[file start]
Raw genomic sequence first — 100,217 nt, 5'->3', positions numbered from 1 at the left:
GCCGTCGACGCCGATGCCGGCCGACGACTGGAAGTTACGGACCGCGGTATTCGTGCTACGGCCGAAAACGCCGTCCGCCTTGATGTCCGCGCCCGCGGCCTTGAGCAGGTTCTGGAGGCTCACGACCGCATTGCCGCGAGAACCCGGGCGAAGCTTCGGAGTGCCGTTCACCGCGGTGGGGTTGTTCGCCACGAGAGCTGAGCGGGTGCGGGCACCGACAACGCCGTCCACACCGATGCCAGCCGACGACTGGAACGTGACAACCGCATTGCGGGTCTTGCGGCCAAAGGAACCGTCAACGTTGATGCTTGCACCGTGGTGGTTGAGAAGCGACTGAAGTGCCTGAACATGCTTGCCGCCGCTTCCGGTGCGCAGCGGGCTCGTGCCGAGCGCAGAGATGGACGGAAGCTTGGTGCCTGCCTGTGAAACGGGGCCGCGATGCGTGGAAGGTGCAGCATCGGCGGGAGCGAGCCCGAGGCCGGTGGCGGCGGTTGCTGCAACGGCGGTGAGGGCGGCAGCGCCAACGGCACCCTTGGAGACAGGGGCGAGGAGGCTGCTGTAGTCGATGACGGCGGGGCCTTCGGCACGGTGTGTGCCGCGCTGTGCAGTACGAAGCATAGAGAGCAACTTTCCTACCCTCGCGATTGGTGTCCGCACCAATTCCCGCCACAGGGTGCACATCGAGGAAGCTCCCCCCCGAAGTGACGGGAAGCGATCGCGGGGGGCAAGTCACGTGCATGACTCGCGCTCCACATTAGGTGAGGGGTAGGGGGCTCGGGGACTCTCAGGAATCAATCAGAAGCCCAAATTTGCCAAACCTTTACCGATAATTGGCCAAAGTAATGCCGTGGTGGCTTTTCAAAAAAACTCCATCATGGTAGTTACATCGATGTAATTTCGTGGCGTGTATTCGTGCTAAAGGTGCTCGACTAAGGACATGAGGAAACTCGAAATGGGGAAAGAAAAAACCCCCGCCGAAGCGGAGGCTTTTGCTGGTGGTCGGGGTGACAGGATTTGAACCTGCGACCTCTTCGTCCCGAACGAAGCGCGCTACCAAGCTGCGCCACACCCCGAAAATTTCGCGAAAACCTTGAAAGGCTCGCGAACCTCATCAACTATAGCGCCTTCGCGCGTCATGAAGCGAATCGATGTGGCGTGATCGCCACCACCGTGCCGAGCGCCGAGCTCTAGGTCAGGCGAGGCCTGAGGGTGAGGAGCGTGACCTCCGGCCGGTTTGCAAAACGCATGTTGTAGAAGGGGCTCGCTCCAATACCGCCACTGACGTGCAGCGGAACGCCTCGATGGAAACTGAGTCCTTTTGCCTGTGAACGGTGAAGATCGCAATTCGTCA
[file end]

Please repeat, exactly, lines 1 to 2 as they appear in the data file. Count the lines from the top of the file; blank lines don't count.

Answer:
Raw genomic sequence first — 100,217 nt, 5'->3', positions numbered from 1 at the left:
GCCGTCGACGCCGATGCCGGCCGACGACTGGAAGTTACGGACCGCGGTATTCGTGCTACGGCCGAAAACGCCGTCCGCCTTGATGTCCGCGCCCGCGGCCTTGAGCAGGTTCTGGAGGCTCACGACCGCATTGCCGCGAGAACCCGGGCGAAGCTTCGGAGTGCCGTTCACCGCGGTGGGGTTGTTCGCCACGAGAGCTGAGCGGGTGCGGGCACCGACAACGCCGTCCACACCGATGCCAGCCGACGACTGGAACGTGACAACCGCATTGCGGGTCTTGCGGCCAAAGGAACCGTCAACGTTGATGCTTGCACCGTGGTGGTTGAGAAGCGACTGAAGTGCCTGAACATGCTTGCCGCCGCTTCCGGTGCGCAGCGGGCTCGTGCCGAGCGCAGAGATGGACGGAAGCTTGGTGCCTGCCTGTGAAACGGGGCCGCGATGCGTGGAAGGTGCAGCATCGGCGGGAGCGAGCCCGAGGCCGGTGGCGGCGGTTGCTGCAACGGCGGTGAGGGCGGCAGCGCCAACGGCACCCTTGGAGACAGGGGCGAGGAGGCTGCTGTAGTCGATGACGGCGGGGCCTTCGGCACGGTGTGTGCCGCGCTGTGCAGTACGAAGCATAGAGAGCAACTTTCCTACCCTCGCGATTGGTGTCCGCACCAATTCCCGCCACAGGGTGCACATCGAGGAAGCTCCCCCCCGAAGTGACGGGAAGCGATCGCGGGGGGCAAGTCACGTGCATGACTCGCGCTCCACATTAGGTGAGGGGTAGGGGGCTCGGGGACTCTCAGGAATCAATCAGAAGCCCAAATTTGCCAAACCTTTACCGATAATTGGCCAAAGTAATGCCGTGGTGGCTTTTCAAAAAAACTCCATCATGGTAGTTACATCGATGTAATTTCGTGGCGTGTATTCGTGCTAAAGGTGCTCGACTAAGGACATGAGGAAACTCGAAATGGGGAAAGAAAAAACCCCCGCCGAAGCGGAGGCTTTTGCTGGTGGTCGGGGTGACAGGATTTGAACCTGCGACCTCTTCGTCCCGAACGAAGCGCGCTACCAAGCTGCGCCACACCCCGAAAATTTCGCGAAAACCTTGAAAGGCTCGCGAACCTCATCAACTATAGCGCCTTCGCGCGTCATGAAGCGAATCGATGTGGCGTGATCGCCACCACCGTGCCGAGCGCCGAGCTCTAGGTCAGGCGAGGCCTGAGGGTGAGGAGCGTGACCTCCGGCCGGTTTGCAAAACGCATGTTGTAGAAGGGGCTCGCTCCAATACCGCCACTGACGTGCAGCGGAACGCCTCGATGGAAACTGAGTCCTTTTGCCTGTGAACGGTGAAGATCGCAATTCGTCA